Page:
"They are very clear about saying 'he gives us legitimacy'.

"They don't hold back in saying 'Donald Trump has given us licence to speak'. They think this is great for the white race."

Case in point is Californian Grand Dragon for Loyal White Knights. The group tells Hayes: "With Donald Trump as our president it has given the white people, especially the white Christian people a voice."

They may be speaking louder and prouder than ever, Hayes says (they'd hate that phrasing, she observes, because many of the hate groups also condemn homosexuality), but she discovered, some remain paranoid.

Her 60 Minutes story opens in a tiny hotel room, with security for the Orange County branch of the KKK, the Loyal White Knights, checking they're not walking into an ambush.

"It truly was hysterical," Hayes says.

"They looked under the bed, they looked in the pillows they checked the bathroom.

"They were very worried and it turns out that was because they had been caught up in violent confrontations in the past. They were uncertain about whether it was an ambush, even though they had nominated the location themselves."


Hayes goes deep into the American mid-west to speak with representatives of a number of KKK-aligned groups, where the white supremacist message is broadcast on billboards and KKK radio.

She finds fear among white supremacists wearing anything from suits and ties to Klan robes.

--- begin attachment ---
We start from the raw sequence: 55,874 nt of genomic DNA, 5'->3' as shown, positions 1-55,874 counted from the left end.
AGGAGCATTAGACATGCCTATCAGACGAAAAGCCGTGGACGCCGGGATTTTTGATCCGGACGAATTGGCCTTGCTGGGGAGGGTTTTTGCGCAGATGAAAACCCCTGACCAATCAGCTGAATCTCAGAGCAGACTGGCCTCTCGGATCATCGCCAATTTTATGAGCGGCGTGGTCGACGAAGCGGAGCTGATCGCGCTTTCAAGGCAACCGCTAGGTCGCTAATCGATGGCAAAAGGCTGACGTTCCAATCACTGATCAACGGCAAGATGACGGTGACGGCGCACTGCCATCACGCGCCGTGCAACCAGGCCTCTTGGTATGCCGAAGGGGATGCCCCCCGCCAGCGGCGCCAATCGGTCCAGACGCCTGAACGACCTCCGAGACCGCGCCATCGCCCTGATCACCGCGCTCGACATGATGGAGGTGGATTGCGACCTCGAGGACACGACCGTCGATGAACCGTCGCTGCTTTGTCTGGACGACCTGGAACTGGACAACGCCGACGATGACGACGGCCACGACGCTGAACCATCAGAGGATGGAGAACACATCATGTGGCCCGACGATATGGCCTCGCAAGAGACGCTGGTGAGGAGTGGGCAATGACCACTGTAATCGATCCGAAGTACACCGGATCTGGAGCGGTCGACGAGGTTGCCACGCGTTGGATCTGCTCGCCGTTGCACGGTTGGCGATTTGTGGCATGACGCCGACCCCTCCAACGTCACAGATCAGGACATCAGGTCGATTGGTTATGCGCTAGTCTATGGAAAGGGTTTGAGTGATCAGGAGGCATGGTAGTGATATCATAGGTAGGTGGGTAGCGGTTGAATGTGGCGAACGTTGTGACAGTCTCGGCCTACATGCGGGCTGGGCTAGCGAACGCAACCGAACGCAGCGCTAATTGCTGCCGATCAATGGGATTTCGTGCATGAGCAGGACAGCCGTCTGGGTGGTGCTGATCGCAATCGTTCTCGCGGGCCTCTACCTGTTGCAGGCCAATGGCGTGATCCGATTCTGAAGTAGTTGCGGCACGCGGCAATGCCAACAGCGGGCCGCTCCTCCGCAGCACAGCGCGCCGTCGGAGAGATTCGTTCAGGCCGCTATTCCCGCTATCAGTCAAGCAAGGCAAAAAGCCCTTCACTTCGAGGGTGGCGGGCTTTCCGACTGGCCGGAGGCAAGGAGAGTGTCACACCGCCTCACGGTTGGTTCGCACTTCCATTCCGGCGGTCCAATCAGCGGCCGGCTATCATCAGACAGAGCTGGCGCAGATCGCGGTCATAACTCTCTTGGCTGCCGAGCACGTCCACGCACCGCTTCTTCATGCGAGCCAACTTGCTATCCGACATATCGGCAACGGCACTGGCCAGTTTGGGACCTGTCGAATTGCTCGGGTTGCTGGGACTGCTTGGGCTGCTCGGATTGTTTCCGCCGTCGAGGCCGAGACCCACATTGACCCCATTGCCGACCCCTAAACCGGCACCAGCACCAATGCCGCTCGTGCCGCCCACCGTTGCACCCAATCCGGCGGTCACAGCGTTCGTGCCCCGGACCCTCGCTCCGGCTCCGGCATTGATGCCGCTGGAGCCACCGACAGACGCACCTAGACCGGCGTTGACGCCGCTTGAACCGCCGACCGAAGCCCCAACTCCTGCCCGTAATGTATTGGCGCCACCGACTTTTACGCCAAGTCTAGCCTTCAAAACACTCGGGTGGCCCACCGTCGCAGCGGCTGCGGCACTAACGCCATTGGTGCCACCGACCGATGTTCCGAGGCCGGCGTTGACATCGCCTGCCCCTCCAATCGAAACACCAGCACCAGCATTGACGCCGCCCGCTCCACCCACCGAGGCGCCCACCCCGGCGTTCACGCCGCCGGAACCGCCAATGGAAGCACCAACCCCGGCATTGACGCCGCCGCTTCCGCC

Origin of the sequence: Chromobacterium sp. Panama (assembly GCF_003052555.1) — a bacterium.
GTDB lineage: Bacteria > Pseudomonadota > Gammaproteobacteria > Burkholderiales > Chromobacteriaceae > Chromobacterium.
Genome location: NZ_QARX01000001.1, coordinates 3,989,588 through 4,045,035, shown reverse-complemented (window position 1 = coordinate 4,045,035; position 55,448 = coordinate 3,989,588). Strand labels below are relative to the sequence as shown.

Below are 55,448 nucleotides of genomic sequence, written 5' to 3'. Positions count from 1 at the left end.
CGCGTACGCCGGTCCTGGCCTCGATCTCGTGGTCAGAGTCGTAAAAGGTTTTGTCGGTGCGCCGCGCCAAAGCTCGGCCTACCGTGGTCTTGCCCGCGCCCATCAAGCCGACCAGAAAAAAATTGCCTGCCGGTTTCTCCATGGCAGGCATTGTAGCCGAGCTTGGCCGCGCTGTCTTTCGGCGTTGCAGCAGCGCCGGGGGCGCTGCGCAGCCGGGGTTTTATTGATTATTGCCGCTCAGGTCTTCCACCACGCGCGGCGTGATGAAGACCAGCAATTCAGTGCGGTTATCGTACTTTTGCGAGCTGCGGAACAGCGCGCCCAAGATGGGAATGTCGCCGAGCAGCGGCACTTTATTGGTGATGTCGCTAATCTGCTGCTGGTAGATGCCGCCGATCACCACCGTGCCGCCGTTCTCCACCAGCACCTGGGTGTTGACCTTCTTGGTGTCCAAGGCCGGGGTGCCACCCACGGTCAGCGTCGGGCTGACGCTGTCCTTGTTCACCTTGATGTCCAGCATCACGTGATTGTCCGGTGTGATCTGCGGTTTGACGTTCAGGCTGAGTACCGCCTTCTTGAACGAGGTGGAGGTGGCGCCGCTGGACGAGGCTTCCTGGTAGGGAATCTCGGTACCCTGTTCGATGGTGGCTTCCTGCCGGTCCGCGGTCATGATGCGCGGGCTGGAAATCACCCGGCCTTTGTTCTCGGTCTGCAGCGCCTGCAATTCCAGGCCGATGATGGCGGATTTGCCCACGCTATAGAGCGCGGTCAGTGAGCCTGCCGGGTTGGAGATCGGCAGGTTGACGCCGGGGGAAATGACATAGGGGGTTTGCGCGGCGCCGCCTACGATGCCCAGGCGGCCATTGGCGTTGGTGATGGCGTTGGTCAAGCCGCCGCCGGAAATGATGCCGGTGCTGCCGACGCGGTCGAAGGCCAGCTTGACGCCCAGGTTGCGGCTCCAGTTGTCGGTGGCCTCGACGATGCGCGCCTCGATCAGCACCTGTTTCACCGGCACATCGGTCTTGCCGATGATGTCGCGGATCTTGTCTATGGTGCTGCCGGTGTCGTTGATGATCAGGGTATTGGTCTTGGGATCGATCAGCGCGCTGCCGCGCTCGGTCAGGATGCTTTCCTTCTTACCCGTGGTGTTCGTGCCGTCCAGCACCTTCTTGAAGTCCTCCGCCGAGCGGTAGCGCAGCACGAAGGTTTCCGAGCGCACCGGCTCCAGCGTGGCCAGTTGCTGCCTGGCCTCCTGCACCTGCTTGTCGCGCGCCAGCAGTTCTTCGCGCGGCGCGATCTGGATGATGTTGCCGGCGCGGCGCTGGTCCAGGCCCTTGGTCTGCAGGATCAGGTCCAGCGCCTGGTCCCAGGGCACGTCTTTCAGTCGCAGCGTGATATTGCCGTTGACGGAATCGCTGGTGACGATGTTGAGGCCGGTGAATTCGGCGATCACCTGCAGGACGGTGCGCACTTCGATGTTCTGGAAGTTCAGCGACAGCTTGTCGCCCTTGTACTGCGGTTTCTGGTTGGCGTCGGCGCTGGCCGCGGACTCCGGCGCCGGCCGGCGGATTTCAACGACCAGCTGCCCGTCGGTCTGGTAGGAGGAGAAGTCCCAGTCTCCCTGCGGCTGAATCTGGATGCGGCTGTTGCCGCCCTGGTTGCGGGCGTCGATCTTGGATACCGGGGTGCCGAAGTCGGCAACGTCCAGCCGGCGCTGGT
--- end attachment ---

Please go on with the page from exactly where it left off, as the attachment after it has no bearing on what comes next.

Inevitably, Hayes finds confrontation: not least with a "smug" Jared Taylor, head of white nationalist organisation the American Renaissance.

Taylor claims that whites are intellectually smarter than blacks, and he opposes interracial relationships "because it'll be genocide against my people".

When Hayes puts to him his (scientifically debunked) claims are divisive, and he is a hater, he looks at her with a mixture of annoyance and disbelief.

"You really understand nothing ... I'm disappointed in you. I'm disappointed in you," he lectures her.

Hayes calmly replies: "I'm okay with your disappointment."


Hayes told news.com.au there were moments so strange that filming was "like a B-grade comedy".

"You have the Klansman with the hood on, and they've cut the eye holes with a pair of scissors ... but you know what? They're nasty," she said.

"In the end you might have a giggle, but frankly what they believe in and what they say and how they behave is absolutely not funny. None of these people are funny.

"What is chilling is this rise is part of a mood around the world, a fear of change and a lot of things, so for white supremacists it opens up as an opportunity to get rid of all those other people we don't like, "and they just happen to be every other colour bar mine".

"The interesting thing is all hate groups pretend they don't hate. They just pretend they love their own race. But it all boils down to the one thing: they're white supremacists and nobody is as good as the white person.

"Walking away I thought "oh my god we have gone back 50 years in time.

"I thought we had grown up. I thought we had put all of this behind us. We haven't. There's always going to be strands of racism, but I didn't think it would be so loud now."

60 Minutes airs on Sunday at 8.30pm on Channel 9